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High Performance: Cut the vine

September 13, 2017 -  By

Have you ever seen a tree on a managed property completely engulfed by a vine? I’ve often wondered why a vine would be allowed to grow year after year, inching its way up the trunk of the tree and spreading out onto branches, knowing that it will eventually kill the tree. Perhaps the landscape manager never looks up and has no idea what’s happening overhead.

My guess is that’s not the case. Most landscape managers are highly perceptive and aware of what’s on their properties. My guess is it’s much more insidious than simply oversight. Because the vine creeps ever so slowly and without fanfare, there is not a sense of urgency created. The vine is allowed to live another day because it can be remedied another time. The problem is eventually the vine kills the tree.

We all have vines in our lives. Vines are things that we are aware of. We know we need to do something about them but the urgency isn’t there–at least not today. We also know that eventually the vine will cause great harm, but not today. So, we ignore the situation and let it grow. Just like the vine on the tree, we eventually begin to forget about the vine altogether because it becomes part of the scenery. We get used to its existence.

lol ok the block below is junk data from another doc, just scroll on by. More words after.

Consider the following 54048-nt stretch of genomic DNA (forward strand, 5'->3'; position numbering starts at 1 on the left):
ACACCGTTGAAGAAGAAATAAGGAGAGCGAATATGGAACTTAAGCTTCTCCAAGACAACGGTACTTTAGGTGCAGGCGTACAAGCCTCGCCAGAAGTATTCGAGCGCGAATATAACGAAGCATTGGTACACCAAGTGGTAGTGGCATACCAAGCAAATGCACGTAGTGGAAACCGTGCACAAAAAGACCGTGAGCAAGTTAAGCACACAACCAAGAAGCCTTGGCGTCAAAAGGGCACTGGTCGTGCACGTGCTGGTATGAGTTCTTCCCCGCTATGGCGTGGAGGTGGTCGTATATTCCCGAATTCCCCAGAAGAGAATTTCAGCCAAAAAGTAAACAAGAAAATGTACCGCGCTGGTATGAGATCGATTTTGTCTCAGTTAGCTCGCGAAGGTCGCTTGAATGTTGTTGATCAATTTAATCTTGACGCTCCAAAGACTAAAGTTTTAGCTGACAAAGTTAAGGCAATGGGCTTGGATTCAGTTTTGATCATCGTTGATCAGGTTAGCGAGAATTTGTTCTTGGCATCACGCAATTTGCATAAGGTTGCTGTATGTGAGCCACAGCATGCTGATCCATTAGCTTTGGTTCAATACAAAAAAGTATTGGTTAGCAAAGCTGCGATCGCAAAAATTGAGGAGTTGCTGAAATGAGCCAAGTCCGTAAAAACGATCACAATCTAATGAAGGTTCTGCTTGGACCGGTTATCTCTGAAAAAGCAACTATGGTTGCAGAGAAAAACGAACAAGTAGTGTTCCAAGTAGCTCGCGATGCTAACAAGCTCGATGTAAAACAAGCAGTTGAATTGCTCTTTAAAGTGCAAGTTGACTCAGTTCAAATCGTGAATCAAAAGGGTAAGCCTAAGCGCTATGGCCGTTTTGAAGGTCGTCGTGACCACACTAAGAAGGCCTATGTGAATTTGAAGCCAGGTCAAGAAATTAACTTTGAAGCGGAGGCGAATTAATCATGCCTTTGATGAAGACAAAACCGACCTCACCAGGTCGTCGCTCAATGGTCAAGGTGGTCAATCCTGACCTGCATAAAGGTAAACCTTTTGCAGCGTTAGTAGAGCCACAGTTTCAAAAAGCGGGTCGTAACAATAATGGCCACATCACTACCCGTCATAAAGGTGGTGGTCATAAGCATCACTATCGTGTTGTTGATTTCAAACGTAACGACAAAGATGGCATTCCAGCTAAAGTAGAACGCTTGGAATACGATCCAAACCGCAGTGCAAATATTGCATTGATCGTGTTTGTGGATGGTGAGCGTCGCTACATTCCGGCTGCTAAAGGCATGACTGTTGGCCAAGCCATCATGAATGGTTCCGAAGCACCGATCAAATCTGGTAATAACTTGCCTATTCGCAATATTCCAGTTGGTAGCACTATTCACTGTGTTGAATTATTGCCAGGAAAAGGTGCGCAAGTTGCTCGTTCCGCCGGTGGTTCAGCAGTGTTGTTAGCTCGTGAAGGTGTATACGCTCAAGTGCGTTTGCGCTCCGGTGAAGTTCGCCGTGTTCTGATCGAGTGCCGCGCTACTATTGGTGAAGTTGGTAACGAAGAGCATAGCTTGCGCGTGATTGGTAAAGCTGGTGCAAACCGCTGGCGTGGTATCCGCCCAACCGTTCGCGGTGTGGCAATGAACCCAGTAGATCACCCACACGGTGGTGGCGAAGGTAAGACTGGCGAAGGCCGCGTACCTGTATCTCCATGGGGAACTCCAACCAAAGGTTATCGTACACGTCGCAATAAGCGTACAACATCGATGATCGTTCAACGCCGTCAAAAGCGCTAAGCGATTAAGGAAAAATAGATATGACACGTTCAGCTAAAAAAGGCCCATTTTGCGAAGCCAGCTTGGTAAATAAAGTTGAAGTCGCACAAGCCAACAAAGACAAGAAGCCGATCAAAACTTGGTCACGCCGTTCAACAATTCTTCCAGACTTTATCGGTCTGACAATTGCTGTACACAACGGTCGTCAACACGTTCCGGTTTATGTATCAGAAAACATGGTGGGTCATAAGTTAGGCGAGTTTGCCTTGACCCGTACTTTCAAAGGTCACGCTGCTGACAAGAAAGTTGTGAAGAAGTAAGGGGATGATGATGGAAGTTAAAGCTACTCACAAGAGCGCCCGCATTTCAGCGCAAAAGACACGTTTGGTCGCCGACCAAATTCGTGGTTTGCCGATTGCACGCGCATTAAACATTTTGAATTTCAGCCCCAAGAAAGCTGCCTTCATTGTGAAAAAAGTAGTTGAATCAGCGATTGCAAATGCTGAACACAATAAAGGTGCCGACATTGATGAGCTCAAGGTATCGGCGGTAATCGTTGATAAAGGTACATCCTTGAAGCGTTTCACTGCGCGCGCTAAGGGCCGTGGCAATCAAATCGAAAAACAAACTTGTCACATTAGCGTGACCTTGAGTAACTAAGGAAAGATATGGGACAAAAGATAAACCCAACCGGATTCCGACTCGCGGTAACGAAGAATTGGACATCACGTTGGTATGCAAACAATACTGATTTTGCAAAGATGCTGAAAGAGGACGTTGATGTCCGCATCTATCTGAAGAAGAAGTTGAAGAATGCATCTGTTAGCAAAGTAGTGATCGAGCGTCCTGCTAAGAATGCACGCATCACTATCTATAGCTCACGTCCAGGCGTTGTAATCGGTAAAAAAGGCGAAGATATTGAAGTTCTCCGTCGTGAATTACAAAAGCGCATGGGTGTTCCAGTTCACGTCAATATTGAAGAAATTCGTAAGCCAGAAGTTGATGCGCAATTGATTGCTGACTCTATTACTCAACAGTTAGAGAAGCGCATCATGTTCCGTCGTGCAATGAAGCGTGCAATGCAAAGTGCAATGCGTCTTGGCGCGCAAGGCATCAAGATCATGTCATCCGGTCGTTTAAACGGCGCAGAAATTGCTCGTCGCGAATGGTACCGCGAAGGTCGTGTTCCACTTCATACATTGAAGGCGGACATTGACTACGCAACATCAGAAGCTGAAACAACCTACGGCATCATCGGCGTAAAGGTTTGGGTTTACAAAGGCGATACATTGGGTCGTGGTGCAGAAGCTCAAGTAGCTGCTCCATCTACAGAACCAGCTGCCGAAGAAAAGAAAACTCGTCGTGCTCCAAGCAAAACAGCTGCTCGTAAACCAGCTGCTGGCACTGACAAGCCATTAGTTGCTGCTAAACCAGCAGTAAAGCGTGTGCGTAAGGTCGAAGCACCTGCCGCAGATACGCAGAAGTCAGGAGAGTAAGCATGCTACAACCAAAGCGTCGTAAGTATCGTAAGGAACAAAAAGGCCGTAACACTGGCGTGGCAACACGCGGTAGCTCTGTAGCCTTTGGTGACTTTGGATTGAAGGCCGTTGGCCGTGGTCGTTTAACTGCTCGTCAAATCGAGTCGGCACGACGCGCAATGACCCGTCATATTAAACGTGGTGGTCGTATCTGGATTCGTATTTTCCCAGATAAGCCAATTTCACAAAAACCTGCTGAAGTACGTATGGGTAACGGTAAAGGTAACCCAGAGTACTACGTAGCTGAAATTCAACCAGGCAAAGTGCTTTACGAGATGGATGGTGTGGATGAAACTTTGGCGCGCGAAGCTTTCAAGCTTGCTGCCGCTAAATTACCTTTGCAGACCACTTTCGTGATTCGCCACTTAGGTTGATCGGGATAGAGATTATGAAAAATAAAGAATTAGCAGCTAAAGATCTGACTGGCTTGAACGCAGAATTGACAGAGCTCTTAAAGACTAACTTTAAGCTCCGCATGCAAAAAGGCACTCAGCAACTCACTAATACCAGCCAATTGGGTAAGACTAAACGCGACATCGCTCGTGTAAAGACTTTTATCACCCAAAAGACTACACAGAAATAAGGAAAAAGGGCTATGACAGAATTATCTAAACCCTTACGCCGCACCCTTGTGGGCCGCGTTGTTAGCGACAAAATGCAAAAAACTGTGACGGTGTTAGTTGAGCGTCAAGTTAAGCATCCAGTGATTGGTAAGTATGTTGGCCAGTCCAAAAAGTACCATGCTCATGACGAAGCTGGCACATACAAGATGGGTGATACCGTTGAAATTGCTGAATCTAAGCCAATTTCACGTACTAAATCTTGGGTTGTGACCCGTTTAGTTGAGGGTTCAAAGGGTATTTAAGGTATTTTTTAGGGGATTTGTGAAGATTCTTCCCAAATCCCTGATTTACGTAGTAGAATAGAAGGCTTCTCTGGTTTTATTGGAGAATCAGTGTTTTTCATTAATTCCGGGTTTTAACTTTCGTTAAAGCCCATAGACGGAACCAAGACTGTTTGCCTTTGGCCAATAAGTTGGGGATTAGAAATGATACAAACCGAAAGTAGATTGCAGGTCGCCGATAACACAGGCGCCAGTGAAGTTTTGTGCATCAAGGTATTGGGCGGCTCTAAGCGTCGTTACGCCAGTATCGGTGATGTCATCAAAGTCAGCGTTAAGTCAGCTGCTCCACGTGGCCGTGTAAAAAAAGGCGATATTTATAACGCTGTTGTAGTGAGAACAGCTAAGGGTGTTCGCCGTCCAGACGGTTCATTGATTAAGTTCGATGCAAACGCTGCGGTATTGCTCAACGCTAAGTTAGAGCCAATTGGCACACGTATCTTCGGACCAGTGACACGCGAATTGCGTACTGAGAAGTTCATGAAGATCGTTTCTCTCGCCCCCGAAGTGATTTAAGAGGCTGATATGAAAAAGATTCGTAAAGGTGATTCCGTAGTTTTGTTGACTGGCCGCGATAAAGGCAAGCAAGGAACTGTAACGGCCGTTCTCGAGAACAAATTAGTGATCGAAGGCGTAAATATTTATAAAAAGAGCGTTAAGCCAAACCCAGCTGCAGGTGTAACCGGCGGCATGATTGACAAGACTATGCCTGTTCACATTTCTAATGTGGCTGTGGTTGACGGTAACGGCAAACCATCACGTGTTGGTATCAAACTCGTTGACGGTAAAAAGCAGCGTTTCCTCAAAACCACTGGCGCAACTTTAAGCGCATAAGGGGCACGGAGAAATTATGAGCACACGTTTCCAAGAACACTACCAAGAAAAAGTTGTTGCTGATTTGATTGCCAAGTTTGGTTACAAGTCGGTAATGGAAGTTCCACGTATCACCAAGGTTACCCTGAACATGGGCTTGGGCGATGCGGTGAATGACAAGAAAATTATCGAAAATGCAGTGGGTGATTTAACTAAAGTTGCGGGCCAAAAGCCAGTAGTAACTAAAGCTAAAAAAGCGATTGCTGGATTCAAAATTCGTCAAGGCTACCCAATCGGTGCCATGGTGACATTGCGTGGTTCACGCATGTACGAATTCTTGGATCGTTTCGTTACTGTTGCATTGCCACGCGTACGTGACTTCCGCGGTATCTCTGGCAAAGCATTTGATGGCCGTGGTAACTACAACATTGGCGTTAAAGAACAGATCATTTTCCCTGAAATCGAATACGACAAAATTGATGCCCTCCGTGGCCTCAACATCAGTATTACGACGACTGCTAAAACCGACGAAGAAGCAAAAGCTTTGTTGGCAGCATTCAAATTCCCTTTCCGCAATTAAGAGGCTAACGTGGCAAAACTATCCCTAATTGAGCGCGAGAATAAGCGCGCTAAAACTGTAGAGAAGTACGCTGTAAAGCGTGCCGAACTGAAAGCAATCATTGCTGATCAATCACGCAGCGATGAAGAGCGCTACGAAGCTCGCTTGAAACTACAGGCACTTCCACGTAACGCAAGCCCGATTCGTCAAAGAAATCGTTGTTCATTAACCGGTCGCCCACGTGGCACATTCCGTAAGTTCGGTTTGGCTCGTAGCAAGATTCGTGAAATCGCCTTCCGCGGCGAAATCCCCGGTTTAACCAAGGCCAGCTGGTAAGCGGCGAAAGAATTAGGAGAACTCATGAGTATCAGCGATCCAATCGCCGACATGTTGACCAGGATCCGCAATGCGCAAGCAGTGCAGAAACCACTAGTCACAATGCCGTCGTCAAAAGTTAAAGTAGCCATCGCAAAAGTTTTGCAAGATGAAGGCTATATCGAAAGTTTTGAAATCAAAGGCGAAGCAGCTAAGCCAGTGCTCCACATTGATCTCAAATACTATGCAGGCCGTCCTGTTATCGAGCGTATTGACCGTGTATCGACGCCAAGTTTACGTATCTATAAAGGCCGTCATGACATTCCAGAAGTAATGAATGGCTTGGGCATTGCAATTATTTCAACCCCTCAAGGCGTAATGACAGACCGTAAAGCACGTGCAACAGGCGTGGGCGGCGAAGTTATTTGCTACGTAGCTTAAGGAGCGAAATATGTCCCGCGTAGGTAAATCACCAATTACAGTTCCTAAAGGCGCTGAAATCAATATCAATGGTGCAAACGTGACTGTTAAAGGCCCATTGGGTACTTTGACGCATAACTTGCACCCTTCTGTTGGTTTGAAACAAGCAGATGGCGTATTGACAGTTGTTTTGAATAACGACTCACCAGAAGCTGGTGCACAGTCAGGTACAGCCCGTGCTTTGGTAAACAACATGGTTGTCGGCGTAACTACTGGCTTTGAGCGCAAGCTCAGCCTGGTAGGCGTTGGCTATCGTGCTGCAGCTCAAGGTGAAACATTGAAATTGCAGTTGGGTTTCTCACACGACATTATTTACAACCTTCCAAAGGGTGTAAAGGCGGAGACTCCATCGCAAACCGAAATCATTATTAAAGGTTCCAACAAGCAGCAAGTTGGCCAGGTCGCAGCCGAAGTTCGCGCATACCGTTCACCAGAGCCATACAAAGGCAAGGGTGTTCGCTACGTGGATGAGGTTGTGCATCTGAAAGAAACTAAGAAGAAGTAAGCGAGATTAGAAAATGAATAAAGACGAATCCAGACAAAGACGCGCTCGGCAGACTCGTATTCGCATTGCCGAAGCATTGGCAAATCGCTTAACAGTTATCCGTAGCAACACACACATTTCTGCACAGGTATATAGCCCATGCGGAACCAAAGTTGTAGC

If you have ever tried to remove a vine from a mature tree, you know what a hassle it is. Just think of how much easier it would have been to remove the vine when it was younger, smaller and less pervasive. The longer a vine is allowed to grow, the more of a mess it creates, and the more difficult it is to remove. Therefore, the best time to remove a vine is today, not tomorrow, next week or next year. Every day it grows stronger and becomes more entangled in our lives. Letting it grow another day is the worst decision we can make.

Stop for a moment and think about what vines are in your life. What are you allowing to grow another day that really just needs to be cut at the base and terminated? Why not take care of these vines right now before they reach the top of the tree and the damage is irreparable?

Now go forth.

Photo: maxpixel.freegreatpicture.com

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About the Author:

Harwood is a Managing Partner with Pro-Motion Consulting. Reach him at phil@mypmcteam.com. He is a Landscape Industry Certified Manager, NALP Trailblazer, NALP Consultant, and Certified Snow Professional. Harwood holds a BA in Marketing and Executive MBA with Honors from Michigan State University, where he was recently nominated Alumnus of the Decade.

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